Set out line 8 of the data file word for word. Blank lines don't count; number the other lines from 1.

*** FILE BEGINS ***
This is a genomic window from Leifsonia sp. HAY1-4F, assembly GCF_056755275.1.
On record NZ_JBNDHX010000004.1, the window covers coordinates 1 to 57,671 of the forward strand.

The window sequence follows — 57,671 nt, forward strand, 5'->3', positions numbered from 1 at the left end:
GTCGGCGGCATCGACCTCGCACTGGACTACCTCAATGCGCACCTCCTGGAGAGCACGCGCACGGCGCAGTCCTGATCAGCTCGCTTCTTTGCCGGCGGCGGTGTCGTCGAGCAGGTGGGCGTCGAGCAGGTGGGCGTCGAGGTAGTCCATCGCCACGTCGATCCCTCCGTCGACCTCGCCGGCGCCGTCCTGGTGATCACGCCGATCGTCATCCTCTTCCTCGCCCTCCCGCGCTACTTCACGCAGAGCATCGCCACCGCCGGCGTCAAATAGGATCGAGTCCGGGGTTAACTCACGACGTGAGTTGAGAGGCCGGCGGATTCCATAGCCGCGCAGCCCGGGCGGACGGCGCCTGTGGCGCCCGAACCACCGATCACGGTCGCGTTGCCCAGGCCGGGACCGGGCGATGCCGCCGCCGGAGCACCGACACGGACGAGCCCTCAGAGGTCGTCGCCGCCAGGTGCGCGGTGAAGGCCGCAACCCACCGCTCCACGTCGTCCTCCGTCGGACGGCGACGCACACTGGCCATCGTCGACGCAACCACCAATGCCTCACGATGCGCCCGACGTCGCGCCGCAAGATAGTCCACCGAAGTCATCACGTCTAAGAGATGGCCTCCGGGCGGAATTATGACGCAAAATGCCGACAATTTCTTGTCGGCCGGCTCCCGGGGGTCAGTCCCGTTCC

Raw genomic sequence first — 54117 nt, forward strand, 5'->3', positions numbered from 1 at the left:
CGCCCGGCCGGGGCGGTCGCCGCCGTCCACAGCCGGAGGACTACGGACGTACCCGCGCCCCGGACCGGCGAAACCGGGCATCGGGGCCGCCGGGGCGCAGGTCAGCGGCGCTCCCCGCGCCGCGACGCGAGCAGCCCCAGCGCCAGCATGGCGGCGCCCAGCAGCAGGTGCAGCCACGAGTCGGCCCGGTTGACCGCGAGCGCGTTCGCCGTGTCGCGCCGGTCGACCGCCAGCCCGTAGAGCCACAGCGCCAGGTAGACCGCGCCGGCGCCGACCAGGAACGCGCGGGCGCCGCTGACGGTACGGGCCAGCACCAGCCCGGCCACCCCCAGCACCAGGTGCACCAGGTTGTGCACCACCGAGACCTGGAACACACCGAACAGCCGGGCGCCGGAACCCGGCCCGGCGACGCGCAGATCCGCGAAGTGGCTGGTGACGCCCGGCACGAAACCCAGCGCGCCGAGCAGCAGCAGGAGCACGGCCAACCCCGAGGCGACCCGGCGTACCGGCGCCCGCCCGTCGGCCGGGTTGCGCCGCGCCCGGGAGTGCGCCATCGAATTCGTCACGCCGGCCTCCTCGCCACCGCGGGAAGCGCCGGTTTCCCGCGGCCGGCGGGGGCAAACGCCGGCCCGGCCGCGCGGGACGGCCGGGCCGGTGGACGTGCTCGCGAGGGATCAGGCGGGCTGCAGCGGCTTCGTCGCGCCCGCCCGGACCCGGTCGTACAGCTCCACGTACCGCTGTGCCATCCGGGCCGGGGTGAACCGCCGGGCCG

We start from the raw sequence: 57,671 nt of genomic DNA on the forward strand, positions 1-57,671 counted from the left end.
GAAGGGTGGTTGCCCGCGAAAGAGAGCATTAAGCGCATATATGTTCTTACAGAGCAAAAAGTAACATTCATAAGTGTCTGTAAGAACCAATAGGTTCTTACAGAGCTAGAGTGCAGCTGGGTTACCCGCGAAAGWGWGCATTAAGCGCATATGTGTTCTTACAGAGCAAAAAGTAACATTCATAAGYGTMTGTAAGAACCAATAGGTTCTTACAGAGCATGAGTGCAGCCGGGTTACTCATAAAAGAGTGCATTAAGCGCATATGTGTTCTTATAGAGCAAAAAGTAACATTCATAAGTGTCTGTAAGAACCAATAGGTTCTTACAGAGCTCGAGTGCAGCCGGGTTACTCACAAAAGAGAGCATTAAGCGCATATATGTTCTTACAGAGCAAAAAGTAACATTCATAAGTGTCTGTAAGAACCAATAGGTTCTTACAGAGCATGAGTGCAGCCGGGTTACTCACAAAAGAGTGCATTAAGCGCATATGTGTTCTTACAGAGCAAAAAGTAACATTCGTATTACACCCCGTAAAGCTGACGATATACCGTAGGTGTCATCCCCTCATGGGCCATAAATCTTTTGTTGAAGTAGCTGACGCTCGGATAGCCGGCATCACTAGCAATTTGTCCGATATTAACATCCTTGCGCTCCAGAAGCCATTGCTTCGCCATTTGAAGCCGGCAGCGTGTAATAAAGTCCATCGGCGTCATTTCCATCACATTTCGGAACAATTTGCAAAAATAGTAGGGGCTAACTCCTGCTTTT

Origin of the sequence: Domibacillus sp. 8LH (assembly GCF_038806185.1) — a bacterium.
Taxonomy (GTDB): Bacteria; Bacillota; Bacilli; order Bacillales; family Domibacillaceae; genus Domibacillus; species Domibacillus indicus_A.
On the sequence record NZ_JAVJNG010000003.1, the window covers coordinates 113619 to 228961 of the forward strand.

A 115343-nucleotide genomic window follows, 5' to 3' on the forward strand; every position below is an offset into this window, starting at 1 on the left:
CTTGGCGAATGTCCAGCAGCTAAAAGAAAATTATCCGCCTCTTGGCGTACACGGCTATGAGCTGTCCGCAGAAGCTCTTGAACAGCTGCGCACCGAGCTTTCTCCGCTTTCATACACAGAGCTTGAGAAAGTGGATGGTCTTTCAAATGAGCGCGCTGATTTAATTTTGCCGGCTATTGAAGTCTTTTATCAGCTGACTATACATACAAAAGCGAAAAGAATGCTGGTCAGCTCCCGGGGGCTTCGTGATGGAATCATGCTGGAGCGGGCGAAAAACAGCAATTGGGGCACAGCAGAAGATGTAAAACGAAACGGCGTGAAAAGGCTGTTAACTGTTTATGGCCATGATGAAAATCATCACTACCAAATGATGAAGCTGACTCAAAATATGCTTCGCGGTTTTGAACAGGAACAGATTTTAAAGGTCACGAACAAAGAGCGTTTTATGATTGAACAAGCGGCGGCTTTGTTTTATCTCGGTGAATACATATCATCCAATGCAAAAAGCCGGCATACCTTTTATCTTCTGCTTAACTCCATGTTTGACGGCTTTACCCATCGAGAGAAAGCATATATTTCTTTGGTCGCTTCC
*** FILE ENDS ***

GAAGGGTGGTTGCCCGCGAAAGAGAGCATTAAGCGCATATATGTTCTTACAGAGCAAAAAGTAACATTCATAAGTGTCTGTAAGAACCAATAGGTTCTTACAGAGCTAGAGTGCAGCTGGGTTACCCGCGAAAGWGWGCATTAAGCGCATATGTGTTCTTACAGAGCAAAAAGTAACATTCATAAGYGTMTGTAAGAACCAATAGGTTCTTACAGAGCATGAGTGCAGCCGGGTTACTCATAAAAGAGTGCATTAAGCGCATATGTGTTCTTATAGAGCAAAAAGTAACATTCATAAGTGTCTGTAAGAACCAATAGGTTCTTACAGAGCTCGAGTGCAGCCGGGTTACTCACAAAAGAGAGCATTAAGCGCATATATGTTCTTACAGAGCAAAAAGTAACATTCATAAGTGTCTGTAAGAACCAATAGGTTCTTACAGAGCATGAGTGCAGCCGGGTTACTCACAAAAGAGTGCATTAAGCGCATATGTGTTCTTACAGAGCAAAAAGTAACATTCGTATTACACCCCGTAAAGCTGACGATATACCGTAGGTGTCATCCCCTCATGGGCCATAAATCTTTTGTTGAAGTAGCTGACGCTCGGATAGCCGGCATCACTAGCAATTTGTCCGATATTAACATCCTTGCGCTCCAGAAGCCATTGCTTCGCCATTTGAAGCCGGCAGCGTGTAATAAAGTCCATCGGCGTCATTTCCATCACATTTCGGAACAATTTGCAAAAATAGTAGGGGCTAACTCCTGCTTTT